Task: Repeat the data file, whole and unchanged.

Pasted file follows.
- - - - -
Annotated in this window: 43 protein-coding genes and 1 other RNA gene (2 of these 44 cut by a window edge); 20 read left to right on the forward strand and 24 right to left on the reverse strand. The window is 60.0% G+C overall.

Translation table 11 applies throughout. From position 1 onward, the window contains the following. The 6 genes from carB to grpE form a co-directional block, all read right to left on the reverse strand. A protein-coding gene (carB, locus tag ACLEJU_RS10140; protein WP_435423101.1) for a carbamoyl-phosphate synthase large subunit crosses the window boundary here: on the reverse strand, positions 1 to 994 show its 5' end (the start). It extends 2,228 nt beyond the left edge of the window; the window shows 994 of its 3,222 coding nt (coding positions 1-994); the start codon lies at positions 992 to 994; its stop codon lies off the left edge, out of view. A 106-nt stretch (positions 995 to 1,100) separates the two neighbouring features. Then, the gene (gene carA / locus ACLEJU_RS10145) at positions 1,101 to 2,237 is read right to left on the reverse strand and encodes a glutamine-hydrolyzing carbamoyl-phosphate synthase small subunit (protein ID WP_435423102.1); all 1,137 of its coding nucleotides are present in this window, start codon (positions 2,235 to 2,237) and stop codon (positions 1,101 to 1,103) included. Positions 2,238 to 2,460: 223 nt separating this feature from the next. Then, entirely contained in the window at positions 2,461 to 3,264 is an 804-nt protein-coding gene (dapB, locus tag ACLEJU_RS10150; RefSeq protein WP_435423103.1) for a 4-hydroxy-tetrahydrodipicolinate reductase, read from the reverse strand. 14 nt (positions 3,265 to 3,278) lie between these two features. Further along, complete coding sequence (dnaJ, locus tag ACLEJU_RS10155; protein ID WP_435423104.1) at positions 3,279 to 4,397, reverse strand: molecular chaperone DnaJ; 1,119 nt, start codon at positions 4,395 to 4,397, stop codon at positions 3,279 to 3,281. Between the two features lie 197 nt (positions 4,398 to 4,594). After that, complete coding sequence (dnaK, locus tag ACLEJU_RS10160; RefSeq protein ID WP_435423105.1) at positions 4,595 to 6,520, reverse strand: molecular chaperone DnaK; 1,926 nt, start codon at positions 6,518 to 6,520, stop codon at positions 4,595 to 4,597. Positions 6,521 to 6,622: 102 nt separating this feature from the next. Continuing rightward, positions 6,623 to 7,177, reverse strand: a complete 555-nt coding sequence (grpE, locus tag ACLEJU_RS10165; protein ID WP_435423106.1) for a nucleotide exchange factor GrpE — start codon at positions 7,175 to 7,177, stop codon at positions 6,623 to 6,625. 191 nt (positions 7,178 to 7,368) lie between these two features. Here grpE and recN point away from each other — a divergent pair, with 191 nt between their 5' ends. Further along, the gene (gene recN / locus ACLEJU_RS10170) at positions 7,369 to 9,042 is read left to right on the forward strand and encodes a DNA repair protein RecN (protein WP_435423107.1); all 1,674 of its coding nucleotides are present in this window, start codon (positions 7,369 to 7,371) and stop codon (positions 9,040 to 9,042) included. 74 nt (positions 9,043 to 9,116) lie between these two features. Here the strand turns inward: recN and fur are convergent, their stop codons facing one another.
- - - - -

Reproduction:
Annotated in this window: 43 protein-coding genes and 1 other RNA gene (2 of these 44 cut by a window edge); 20 read left to right on the forward strand and 24 right to left on the reverse strand. The window is 60.0% G+C overall.

Translation table 11 applies throughout. From position 1 onward, the window contains the following. The 6 genes from carB to grpE form a co-directional block, all read right to left on the reverse strand. A protein-coding gene (carB, locus tag ACLEJU_RS10140; protein WP_435423101.1) for a carbamoyl-phosphate synthase large subunit crosses the window boundary here: on the reverse strand, positions 1 to 994 show its 5' end (the start). It extends 2,228 nt beyond the left edge of the window; the window shows 994 of its 3,222 coding nt (coding positions 1-994); the start codon lies at positions 992 to 994; its stop codon lies off the left edge, out of view. A 106-nt stretch (positions 995 to 1,100) separates the two neighbouring features. Then, the gene (gene carA / locus ACLEJU_RS10145) at positions 1,101 to 2,237 is read right to left on the reverse strand and encodes a glutamine-hydrolyzing carbamoyl-phosphate synthase small subunit (protein ID WP_435423102.1); all 1,137 of its coding nucleotides are present in this window, start codon (positions 2,235 to 2,237) and stop codon (positions 1,101 to 1,103) included. Positions 2,238 to 2,460: 223 nt separating this feature from the next. Then, entirely contained in the window at positions 2,461 to 3,264 is an 804-nt protein-coding gene (dapB, locus tag ACLEJU_RS10150; RefSeq protein WP_435423103.1) for a 4-hydroxy-tetrahydrodipicolinate reductase, read from the reverse strand. 14 nt (positions 3,265 to 3,278) lie between these two features. Further along, complete coding sequence (dnaJ, locus tag ACLEJU_RS10155; protein ID WP_435423104.1) at positions 3,279 to 4,397, reverse strand: molecular chaperone DnaJ; 1,119 nt, start codon at positions 4,395 to 4,397, stop codon at positions 3,279 to 3,281. Between the two features lie 197 nt (positions 4,398 to 4,594). After that, complete coding sequence (dnaK, locus tag ACLEJU_RS10160; RefSeq protein ID WP_435423105.1) at positions 4,595 to 6,520, reverse strand: molecular chaperone DnaK; 1,926 nt, start codon at positions 6,518 to 6,520, stop codon at positions 4,595 to 4,597. Positions 6,521 to 6,622: 102 nt separating this feature from the next. Continuing rightward, positions 6,623 to 7,177, reverse strand: a complete 555-nt coding sequence (grpE, locus tag ACLEJU_RS10165; protein ID WP_435423106.1) for a nucleotide exchange factor GrpE — start codon at positions 7,175 to 7,177, stop codon at positions 6,623 to 6,625. 191 nt (positions 7,178 to 7,368) lie between these two features. Here grpE and recN point away from each other — a divergent pair, with 191 nt between their 5' ends. Further along, the gene (gene recN / locus ACLEJU_RS10170) at positions 7,369 to 9,042 is read left to right on the forward strand and encodes a DNA repair protein RecN (protein WP_435423107.1); all 1,674 of its coding nucleotides are present in this window, start codon (positions 7,369 to 7,371) and stop codon (positions 9,040 to 9,042) included. 74 nt (positions 9,043 to 9,116) lie between these two features. Here the strand turns inward: recN and fur are convergent, their stop codons facing one another.